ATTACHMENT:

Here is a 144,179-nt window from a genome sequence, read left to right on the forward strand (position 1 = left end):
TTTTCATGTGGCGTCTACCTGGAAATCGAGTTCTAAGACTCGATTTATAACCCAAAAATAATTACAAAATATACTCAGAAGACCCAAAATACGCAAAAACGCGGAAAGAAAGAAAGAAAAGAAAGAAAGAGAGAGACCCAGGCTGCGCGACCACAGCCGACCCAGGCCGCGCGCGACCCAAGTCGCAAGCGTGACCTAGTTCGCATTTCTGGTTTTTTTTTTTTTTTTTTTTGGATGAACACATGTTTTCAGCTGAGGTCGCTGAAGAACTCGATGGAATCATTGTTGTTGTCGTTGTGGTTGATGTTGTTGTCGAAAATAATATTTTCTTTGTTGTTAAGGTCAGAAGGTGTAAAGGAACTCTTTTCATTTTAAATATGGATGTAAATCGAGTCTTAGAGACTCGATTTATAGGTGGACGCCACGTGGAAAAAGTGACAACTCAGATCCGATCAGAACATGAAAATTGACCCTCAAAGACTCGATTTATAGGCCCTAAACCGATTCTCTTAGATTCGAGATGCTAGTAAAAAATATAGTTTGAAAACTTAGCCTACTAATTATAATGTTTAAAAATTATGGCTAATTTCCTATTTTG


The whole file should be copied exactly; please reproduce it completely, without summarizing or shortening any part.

Here is a 144,179-nt window from a genome sequence, read left to right on the forward strand (position 1 = left end):
TTTTCATGTGGCGTCTACCTGGAAATCGAGTTCTAAGACTCGATTTATAACCCAAAAATAATTACAAAATATACTCAGAAGACCCAAAATACGCAAAAACGCGGAAAGAAAGAAAGAAAAGAAAGAAAGAGAGAGACCCAGGCTGCGCGACCACAGCCGACCCAGGCCGCGCGCGACCCAAGTCGCAAGCGTGACCTAGTTCGCATTTCTGGTTTTTTTTTTTTTTTTTTTTGGATGAACACATGTTTTCAGCTGAGGTCGCTGAAGAACTCGATGGAATCATTGTTGTTGTCGTTGTGGTTGATGTTGTTGTCGAAAATAATATTTTCTTTGTTGTTAAGGTCAGAAGGTGTAAAGGAACTCTTTTCATTTTAAATATGGATGTAAATCGAGTCTTAGAGACTCGATTTATAGGTGGACGCCACGTGGAAAAAGTGACAACTCAGATCCGATCAGAACATGAAAATTGACCCTCAAAGACTCGATTTATAGGCCCTAAACCGATTCTCTTAGATTCGAGATGCTAGTAAAAAATATAGTTTGAAAACTTAGCCTACTAATTATAATGTTTAAAAATTATGGCTAATTTCCTATTTTG